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Discussion in 'Basses [BG]' started by Wakizashis, Dec 2, 2019.
It matters to the tree!
Yes, it will be enough.
It’s also really light. That’s why EBMM uses it for the Bongo line.
I don’t consider any species of wood to be inherently “musical.”
Some individual pieces of wood (regardless of species) may have certain acoustic properties that make them more appropriate for use in the construction of an acoustic instrument. But that’s about as far as I think you can take it.
Ever try digging your nail into hard maple? Always thought that was hard but looks like it is just middle of the pack.
I never met a tree who could play anything. Not even pentatonic stuff.
Basswood sounds very good to my ears and it is very light in my experience. The downside is that it is a very soft wood so a basswood body can be a ding magnet. The Janka rating for Basswood is 410 whereas the janka rating for mahogany is between 800-850 depending on species.
Also, while I have no experience with this I understand basswood is incredibly stinky when cut. So it is probably not a luthier's favorite wood to work with which could explain why it is not used as much as other tone woods.
Also, Basswood kinda needs to be painted whereas mahogany looks great on its own.
They’re not too good at keeping time either.
For the “deep, warm and dark” tone you’re looking for the mahogany would be the way to go. It’s also very even across the spectrum. Not a big fan of basswood myself. It’s extremely soft and the one bass I did buy made from it I ended up returning. The E string tone was terrible. I thought it was old strings, but nope the E string was very inferior to the others. Basswood is commonly used because it’s available and cheap.
Basswood is much lighter and less expensive than mahogany.
Both are not visually appeling woods (basswood = plain white/yellowish with grey stains, mahogany = "plain darkbrown). Rarely you will see this woods without paint over it.
Depending on which mahogany it could be super heavy (the good one) or more light (the cheap).
Basswood could be used for large bodies in order to reduce weight (Example: Musicman Bongo) or instruments designed to be super light. Example: Steve Vai's Jem.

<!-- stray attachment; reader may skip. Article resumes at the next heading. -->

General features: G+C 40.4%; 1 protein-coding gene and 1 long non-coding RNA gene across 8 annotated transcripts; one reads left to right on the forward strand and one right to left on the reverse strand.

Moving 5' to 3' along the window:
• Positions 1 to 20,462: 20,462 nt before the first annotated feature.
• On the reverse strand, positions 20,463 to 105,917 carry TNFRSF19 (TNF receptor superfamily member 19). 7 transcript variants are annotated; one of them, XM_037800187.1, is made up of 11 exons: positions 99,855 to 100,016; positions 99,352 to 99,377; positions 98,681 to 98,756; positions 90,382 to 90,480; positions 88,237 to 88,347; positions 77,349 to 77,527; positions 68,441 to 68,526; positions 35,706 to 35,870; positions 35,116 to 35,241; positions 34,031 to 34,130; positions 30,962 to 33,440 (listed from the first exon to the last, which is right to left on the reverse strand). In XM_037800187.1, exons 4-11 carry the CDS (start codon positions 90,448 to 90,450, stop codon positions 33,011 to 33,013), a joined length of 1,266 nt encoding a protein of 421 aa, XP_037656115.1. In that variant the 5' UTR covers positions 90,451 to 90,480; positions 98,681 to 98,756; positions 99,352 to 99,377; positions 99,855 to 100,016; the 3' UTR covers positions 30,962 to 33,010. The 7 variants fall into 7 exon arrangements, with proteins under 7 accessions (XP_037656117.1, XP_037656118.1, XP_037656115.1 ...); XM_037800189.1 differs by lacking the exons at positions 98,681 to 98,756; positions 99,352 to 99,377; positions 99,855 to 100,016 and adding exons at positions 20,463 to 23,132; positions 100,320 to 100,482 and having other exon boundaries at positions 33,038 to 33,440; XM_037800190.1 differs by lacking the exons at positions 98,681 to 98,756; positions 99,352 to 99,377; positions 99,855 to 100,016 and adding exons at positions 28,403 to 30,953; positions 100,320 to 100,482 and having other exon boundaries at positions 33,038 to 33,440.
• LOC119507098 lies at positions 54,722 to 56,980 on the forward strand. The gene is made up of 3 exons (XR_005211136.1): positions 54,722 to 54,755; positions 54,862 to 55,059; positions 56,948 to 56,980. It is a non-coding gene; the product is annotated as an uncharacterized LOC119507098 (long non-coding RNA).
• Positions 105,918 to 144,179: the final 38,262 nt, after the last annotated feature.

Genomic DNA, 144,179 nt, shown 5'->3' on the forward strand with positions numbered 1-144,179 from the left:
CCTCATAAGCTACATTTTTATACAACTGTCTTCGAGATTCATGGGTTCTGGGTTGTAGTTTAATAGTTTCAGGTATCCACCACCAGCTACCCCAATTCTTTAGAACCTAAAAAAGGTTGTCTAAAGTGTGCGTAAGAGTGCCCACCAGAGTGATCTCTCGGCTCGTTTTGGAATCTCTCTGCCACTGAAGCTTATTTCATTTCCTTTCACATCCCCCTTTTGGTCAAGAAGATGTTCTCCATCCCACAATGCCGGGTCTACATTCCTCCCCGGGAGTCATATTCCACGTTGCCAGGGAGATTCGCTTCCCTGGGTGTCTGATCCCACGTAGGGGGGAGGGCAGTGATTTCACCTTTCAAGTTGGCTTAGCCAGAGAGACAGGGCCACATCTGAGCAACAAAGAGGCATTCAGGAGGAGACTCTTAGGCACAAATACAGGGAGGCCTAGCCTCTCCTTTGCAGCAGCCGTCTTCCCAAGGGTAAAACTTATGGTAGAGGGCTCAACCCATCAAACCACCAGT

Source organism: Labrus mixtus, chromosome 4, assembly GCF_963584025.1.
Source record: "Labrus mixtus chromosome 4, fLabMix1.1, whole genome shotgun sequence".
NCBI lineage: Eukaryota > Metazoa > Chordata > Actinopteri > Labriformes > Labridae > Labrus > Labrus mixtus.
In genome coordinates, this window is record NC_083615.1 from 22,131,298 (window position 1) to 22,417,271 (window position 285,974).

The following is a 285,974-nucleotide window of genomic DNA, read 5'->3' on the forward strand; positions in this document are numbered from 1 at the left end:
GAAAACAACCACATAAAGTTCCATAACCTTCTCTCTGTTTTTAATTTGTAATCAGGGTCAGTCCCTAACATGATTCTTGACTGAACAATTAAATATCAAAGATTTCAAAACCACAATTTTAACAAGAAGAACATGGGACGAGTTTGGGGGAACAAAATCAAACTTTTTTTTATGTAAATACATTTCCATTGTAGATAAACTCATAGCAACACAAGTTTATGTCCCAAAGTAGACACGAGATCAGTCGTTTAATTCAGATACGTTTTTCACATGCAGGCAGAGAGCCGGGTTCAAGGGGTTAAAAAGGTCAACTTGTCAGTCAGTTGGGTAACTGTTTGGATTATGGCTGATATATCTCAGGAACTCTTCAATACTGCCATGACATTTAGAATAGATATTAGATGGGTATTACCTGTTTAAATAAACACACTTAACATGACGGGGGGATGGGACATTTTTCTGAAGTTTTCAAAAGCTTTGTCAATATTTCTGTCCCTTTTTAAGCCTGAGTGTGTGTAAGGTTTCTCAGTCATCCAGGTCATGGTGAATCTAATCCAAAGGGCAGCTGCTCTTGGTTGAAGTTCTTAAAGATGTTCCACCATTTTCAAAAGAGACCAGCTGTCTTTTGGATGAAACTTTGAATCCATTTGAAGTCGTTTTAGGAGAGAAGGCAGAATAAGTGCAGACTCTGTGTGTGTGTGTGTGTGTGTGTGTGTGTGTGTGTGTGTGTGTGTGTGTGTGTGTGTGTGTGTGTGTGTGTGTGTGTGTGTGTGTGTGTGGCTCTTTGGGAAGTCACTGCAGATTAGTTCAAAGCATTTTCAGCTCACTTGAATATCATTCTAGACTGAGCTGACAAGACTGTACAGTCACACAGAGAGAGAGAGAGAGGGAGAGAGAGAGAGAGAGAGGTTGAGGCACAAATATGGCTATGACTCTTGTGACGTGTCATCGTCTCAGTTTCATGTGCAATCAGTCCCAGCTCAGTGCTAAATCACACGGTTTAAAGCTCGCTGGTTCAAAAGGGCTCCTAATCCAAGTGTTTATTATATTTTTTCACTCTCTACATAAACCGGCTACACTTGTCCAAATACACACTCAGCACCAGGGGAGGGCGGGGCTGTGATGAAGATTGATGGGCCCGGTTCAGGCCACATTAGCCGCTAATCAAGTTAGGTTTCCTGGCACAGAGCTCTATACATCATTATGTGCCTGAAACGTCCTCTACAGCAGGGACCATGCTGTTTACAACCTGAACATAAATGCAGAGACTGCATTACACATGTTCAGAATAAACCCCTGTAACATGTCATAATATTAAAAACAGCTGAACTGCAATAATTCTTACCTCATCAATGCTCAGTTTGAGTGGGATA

And Mohagany, we all know.... Great and super heavy Les Pauls, SG's, and thousands of bass necks that are prone to break at the headstock.
For one or another reason i find this two unconvenient when you have maple and alder all over the place...
You literally can't make an acoustic from it because it's too soft. Electric? Meh. I have two G&L SB1's. One's ash and the other, basswood. The only difference I can detect is the weight. Whatever.
I'm fine with basswood on electric basses. Don't notice too much difference, not enough to negate the positive quality of being lightweight. If anything a hi-mass bridge, strings, set up, pickups and electronics etc. all make a bigger difference. Sure basswood would need to be painted, it doesn't have beautiful woodgrain to begin with but I don't particularly like natural finish basses anyway.
I had the same experience. I now prefer to avoid basswood for this reason. I haven’t experienced this with mahogany.
I heard one time that Victor Wooten played through a mahogany bass and it sounded ok, but then he picked up a basswood bass and everybody thought he was Gene Simmons.
As quantum physics teaches us, the result of an experiment depends on its observer. So if you believe in the religion of Tonewood, the difference will be like night and day. Otherwise, you will probably not hear any difference. I specify that I don't feel concerned or interested in this subject.
That being said, basswood is much lighter, which makes some say it is more resonant. I don't know if it's true, but I notice that my Godin Shifter Classic 4, which has a basswood body, has a very open and lively sound, acoustically. Among the Tonewood fanatics, most of them say that the words "deep, warm darker sound" are the trademark of mahogany, but none of them speak about the difference between humbuckers and single coils, a set neck and a bolt-on neck or a short scale and a standard scale.
They thought he was an overweight old white guy with a terrible attitude? Wow, tone woods really do make a big difference!
I met some.
Absolutely not the case, basswood is 410 on the Janka Hardness Scale (softest wood used for bodies), mahogany is 900+ (depending on where it comes from) on the Janka Hardness Scale.
IMO basswood is too soft to be practical, it dents easily, it does not hold threads very well and it is not attractive so it needs an opaque finish.
I disagree with much of this.
Mahogany makes very nice looking instruments IMO.
Real mahogany (Swietenia macrophylla) doesn't vary a whole lot in weight.
It machines well, sands very easily, turns, glues, stains, and finishes well.
Most Les Pauls and all SG guitars have translucent finishes for the last 50 years.
The Gibson neck breakage problem is a design issue not a mahogany wood issue, though maple would probably be a better choice.
Maple is heavy for guitar bodies and the maple top on a Les Paul is part of the reason it's heavy, the other is it's a thick body, the thinner all mahogany SG is a lighter guitar.
Mahogany is generally considered a more attractive wood than alder by most anyone who makes wood things, there are not a lot of alder dressers.
Alder was chosen by Leo because it was cheap and very available and machined well, it was not chosen for it's figuring or color.
I agree that basswood can be crap, not always but often enough.
IMO, YMMV, etc, etc.
Eh. My basswood G&L has held together just fine for the last four years of heavy gigging. It does have a very thick and tough flake finish though. No dents yet.